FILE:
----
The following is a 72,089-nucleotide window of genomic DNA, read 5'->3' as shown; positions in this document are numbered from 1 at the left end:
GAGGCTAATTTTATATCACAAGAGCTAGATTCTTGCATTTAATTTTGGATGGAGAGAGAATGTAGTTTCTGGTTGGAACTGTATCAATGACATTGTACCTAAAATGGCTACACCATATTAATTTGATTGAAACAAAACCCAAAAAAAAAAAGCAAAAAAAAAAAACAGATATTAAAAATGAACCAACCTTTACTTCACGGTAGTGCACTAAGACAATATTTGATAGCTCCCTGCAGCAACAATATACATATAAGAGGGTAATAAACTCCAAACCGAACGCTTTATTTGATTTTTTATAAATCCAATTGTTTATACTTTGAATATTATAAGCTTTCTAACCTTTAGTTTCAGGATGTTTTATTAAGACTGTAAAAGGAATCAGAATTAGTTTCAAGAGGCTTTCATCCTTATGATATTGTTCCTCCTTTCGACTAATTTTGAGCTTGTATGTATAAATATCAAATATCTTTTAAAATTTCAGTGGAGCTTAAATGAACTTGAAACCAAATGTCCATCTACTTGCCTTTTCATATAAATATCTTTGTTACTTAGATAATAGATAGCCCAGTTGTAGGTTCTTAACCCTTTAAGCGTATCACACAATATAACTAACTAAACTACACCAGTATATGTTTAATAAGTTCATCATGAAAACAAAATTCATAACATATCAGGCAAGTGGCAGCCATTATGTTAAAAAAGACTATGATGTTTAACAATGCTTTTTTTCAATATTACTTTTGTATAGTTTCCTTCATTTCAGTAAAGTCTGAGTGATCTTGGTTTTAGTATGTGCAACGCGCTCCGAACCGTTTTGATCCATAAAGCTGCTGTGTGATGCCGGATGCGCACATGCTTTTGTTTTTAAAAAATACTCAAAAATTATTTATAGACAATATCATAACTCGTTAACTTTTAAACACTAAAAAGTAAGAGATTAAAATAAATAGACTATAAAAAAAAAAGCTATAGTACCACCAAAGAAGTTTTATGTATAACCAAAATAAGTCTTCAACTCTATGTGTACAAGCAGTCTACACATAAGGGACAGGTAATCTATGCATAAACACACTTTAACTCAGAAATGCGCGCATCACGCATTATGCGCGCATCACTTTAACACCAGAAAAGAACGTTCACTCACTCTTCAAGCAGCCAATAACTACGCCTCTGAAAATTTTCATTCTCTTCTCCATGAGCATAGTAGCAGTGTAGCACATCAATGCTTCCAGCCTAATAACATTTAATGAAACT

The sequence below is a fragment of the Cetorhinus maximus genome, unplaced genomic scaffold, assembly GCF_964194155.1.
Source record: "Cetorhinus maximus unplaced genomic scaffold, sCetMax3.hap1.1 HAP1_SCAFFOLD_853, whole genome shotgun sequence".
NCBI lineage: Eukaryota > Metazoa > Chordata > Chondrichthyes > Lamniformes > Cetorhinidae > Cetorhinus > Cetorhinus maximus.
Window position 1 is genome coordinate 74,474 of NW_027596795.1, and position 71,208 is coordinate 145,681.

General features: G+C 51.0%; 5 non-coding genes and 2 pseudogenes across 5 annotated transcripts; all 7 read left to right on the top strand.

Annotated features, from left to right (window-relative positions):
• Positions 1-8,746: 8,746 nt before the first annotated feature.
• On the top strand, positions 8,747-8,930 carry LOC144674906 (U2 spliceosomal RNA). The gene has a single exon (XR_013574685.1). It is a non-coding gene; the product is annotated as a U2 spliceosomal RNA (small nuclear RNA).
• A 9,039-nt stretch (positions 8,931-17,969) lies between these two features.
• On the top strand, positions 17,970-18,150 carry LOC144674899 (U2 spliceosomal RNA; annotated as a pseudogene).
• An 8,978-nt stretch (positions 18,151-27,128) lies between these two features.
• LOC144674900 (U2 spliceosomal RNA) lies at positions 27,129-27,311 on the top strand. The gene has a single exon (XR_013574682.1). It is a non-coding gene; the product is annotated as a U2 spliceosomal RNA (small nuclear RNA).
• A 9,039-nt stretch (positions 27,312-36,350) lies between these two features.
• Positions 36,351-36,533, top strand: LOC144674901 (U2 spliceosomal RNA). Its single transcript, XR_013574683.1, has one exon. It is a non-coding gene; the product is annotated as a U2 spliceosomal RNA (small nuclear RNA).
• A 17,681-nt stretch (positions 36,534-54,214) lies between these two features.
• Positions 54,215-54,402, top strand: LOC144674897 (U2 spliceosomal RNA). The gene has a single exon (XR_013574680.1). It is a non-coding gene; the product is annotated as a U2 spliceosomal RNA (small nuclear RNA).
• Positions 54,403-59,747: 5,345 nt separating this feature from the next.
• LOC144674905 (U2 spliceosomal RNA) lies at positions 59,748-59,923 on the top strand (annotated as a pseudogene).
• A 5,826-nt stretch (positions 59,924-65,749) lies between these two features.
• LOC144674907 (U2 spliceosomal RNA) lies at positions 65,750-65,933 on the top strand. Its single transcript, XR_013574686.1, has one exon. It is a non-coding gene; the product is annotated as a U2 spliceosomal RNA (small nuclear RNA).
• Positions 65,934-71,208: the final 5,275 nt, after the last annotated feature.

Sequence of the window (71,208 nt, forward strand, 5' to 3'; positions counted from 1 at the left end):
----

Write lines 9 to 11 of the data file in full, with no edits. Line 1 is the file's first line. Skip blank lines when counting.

• Positions 1-8,746: 8,746 nt before the first annotated feature.
• On the top strand, positions 8,747-8,930 carry LOC144674906 (U2 spliceosomal RNA). The gene has a single exon (XR_013574685.1). It is a non-coding gene; the product is annotated as a U2 spliceosomal RNA (small nuclear RNA).
• A 9,039-nt stretch (positions 8,931-17,969) lies between these two features.